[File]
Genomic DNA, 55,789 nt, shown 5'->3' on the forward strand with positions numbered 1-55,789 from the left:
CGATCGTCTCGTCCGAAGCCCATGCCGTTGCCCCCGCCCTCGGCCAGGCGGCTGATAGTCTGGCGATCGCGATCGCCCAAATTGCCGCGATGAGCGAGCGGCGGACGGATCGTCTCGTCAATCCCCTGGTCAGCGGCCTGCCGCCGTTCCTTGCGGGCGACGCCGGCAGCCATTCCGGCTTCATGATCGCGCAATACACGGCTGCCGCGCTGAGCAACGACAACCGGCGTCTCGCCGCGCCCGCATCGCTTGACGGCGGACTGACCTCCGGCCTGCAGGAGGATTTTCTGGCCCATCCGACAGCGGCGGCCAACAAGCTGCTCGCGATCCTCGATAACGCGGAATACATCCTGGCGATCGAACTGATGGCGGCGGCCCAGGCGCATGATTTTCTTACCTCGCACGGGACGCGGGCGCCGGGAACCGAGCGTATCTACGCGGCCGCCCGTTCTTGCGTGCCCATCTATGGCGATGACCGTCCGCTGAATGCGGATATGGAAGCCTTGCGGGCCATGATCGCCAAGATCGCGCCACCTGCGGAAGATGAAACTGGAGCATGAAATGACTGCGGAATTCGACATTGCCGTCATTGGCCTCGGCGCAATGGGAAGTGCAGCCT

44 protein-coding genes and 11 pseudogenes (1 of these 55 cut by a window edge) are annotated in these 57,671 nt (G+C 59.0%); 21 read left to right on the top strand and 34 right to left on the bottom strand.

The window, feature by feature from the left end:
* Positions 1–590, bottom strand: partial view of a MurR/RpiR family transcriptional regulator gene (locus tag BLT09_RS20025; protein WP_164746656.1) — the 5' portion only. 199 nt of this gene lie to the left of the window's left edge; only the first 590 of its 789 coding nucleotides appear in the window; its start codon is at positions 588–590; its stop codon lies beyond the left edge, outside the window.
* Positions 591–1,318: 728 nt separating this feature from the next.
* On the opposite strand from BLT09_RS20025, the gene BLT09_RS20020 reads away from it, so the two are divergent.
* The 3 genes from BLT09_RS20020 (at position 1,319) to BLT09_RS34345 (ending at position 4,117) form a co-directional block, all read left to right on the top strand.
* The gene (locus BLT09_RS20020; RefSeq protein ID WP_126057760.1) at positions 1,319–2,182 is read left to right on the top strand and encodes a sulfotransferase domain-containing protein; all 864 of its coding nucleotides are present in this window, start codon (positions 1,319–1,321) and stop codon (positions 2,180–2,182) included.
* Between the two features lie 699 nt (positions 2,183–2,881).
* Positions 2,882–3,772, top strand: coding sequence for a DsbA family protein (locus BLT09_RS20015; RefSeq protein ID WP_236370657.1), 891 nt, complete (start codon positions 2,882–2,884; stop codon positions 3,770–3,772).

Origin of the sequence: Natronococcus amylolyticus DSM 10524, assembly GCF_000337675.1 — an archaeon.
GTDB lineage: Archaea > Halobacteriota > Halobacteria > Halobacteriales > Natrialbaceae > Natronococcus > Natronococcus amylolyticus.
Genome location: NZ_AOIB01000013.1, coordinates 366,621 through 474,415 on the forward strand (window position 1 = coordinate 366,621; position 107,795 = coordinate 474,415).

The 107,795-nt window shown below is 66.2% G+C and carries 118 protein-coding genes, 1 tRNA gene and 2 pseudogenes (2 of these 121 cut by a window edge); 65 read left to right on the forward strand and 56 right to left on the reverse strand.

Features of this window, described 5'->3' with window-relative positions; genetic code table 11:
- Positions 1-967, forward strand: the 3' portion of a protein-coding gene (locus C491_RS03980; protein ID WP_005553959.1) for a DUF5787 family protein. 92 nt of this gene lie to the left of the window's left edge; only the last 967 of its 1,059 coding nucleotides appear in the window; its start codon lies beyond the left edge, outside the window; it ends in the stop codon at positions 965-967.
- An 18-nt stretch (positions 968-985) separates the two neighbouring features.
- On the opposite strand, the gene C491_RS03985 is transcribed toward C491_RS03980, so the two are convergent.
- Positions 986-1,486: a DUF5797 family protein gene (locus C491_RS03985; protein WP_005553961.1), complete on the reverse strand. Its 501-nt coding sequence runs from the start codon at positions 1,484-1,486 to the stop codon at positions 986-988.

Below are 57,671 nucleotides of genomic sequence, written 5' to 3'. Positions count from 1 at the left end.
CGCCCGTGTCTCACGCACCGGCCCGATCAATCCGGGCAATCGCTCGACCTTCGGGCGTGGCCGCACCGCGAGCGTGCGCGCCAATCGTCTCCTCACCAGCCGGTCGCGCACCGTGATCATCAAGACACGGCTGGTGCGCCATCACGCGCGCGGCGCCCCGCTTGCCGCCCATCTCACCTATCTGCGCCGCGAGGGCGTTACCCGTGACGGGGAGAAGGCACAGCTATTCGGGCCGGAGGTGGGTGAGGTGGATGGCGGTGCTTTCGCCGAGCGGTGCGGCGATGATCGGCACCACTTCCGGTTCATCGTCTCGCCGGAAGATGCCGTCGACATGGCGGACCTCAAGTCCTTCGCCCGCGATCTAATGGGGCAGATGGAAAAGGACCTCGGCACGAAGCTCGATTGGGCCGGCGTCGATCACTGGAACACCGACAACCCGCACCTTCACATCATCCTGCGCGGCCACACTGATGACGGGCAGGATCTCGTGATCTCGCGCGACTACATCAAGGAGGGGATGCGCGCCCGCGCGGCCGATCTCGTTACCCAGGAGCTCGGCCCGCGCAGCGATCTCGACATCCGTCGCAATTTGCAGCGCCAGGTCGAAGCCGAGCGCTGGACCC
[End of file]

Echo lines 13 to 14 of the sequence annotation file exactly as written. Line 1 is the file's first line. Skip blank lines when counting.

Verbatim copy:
GTDB lineage: Archaea > Halobacteriota > Halobacteria > Halobacteriales > Natrialbaceae > Natronococcus > Natronococcus amylolyticus.
Genome location: NZ_AOIB01000013.1, coordinates 366,621 through 474,415 on the forward strand (window position 1 = coordinate 366,621; position 107,795 = coordinate 474,415).